In the second part of our blog on Maximising the Potential of the new generation of leaders, we will explore key traits of millennial potential and the tips to become a true coaching leader.

During our conversation with Henry Rose Lee, Inter-Generational Expert and TEDx Speaker, we came to the conclusion that, unfortunately, employee engagement is often seen as the role of a company’s human resources or talent management executives. To this end, we have often stated that unless the entire corporate culture is one that reflects the way employees are valued, no human resource manager will be able to sustain high levels of employee engagement, satisfaction, and retention.

So how should you be going about maximising engagement of your colleagues?

First Off … Understand your cohort

Henry outlines three main characteristics that differentiate Gen Y from other generations in the workplace which you would do well to take into consideration when employing and leading millennials:

  • Sharing is caring: GenY are more open to share and compare salaries, commissions and remuneration structures. They expect to achieve more, quicker and interact on a professional basis as they do socially. Ambition is an objective so unless you want your dirty laundry hung out on the social media washing line, be sure to ensure your Gen Ys feel they have a career path worth speaking out for.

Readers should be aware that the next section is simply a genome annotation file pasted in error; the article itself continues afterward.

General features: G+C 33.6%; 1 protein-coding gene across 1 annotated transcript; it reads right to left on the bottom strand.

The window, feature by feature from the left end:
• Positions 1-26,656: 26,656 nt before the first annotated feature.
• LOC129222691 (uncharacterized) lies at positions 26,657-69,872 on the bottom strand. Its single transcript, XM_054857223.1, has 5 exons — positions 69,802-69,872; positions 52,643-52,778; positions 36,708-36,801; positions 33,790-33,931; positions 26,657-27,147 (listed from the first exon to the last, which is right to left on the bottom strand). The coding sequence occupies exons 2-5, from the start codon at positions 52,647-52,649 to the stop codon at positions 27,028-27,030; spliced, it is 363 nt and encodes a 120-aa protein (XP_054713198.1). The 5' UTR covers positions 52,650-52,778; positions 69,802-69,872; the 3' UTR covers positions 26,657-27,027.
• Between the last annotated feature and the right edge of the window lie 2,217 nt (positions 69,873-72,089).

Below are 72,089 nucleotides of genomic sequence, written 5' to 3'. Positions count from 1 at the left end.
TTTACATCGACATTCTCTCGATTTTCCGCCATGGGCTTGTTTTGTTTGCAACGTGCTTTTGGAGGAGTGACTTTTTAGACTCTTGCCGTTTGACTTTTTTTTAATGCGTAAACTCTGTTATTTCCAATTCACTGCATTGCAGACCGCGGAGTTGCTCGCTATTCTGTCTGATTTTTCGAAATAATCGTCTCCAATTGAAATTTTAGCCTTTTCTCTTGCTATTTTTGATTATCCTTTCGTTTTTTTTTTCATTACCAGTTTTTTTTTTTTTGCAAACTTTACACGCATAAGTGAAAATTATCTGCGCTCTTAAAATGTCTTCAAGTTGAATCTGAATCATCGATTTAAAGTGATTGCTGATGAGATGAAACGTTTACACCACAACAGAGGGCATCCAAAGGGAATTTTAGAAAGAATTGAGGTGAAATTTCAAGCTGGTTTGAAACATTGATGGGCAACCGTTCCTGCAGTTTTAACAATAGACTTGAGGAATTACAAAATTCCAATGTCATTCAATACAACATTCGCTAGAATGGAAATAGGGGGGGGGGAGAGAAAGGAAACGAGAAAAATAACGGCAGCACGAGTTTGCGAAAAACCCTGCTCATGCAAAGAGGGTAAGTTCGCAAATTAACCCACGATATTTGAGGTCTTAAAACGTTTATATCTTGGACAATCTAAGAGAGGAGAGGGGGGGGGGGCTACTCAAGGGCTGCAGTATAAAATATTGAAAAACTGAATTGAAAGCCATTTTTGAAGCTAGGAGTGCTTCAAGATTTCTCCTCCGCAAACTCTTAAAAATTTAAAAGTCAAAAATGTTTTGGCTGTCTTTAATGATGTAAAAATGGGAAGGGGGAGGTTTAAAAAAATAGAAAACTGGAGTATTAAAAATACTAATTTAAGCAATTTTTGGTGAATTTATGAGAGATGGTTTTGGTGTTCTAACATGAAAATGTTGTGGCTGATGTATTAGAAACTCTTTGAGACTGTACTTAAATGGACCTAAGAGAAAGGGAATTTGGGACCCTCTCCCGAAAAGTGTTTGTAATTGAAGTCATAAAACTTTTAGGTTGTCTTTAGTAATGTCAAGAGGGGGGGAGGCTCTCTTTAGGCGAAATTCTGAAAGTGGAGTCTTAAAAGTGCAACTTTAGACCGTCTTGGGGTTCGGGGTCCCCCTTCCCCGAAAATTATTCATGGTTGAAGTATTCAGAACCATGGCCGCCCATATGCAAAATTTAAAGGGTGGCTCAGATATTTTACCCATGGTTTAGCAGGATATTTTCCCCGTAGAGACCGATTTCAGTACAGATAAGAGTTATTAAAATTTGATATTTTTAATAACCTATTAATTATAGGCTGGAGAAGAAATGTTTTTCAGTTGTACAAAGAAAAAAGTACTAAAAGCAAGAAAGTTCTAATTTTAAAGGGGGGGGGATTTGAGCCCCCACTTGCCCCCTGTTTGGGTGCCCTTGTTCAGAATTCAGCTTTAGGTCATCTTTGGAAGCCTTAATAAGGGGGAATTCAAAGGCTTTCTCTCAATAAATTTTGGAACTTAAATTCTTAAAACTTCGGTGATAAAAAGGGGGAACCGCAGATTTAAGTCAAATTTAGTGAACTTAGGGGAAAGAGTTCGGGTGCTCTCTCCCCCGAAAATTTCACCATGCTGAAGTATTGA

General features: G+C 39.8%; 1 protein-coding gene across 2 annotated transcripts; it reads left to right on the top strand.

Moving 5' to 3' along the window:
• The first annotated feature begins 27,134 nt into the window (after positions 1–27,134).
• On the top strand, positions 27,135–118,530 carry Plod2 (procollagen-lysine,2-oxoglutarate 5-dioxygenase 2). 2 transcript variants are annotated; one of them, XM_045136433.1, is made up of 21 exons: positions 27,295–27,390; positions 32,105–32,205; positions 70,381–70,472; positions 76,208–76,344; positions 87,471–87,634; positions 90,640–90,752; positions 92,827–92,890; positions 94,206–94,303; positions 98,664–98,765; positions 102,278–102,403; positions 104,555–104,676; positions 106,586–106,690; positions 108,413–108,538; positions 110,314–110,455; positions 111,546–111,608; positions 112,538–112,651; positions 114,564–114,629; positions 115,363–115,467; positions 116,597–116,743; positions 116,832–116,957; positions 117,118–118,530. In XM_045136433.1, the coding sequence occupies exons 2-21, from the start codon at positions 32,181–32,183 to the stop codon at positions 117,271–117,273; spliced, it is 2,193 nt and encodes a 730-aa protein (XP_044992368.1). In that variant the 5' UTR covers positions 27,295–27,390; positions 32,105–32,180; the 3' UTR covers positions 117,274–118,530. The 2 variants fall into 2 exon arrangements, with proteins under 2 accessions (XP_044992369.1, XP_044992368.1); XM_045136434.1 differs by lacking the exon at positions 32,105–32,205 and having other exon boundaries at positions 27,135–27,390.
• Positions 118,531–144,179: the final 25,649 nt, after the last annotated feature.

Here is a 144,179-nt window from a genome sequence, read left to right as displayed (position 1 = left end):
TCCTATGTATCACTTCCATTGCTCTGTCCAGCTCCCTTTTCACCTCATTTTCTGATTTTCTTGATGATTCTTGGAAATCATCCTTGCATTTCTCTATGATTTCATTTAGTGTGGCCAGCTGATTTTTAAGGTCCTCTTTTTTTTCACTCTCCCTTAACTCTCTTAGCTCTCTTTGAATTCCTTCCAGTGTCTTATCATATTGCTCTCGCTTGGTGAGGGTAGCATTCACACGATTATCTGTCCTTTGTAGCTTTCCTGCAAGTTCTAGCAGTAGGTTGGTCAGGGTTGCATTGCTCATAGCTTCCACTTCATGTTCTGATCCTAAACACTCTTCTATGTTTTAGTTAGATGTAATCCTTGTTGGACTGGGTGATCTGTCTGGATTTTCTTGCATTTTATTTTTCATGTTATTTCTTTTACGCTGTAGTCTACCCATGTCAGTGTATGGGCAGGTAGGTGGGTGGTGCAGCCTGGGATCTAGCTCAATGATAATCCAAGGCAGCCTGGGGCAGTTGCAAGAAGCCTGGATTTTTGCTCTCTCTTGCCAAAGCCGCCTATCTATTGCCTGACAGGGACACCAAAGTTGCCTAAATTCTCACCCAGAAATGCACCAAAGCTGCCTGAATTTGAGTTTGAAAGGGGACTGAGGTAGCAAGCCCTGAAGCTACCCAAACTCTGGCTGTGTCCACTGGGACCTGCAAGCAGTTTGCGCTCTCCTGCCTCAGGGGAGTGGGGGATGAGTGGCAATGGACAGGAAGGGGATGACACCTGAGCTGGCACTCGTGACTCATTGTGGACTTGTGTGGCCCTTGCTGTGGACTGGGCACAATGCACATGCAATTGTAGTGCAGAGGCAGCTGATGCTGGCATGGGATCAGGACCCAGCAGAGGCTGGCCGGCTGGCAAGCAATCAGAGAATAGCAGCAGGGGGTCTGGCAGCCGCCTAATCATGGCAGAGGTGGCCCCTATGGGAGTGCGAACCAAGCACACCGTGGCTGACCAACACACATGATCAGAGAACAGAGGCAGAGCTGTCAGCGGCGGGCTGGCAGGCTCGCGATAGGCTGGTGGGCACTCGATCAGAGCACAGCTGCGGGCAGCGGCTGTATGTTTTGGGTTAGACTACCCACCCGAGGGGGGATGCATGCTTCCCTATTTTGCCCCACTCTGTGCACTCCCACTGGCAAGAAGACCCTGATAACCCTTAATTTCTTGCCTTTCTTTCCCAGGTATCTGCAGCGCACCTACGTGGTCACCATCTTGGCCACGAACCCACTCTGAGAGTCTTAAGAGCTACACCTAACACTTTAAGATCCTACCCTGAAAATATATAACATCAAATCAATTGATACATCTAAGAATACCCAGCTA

• Modern day tribalism: Gen Y have external tribes on social media to which they showcase their workplace successes as well as dissensions. Strongly knit cohorts (sense of belonging & community) both online and off become spaces for them to seek reassurance and voice opinions they feel are repressed. If you create a tightly knit internal tribe, you are a long way ahead of the rest of the pack, but it doesn’t just stop there.
  • Referral junkies: Gen Y are influential in building the public perception of your company as a place of choice to work or, on the contrary, will influence others to leave (the tribal effect). If you value your ’employer brand’, then there is no better barometer as this generation.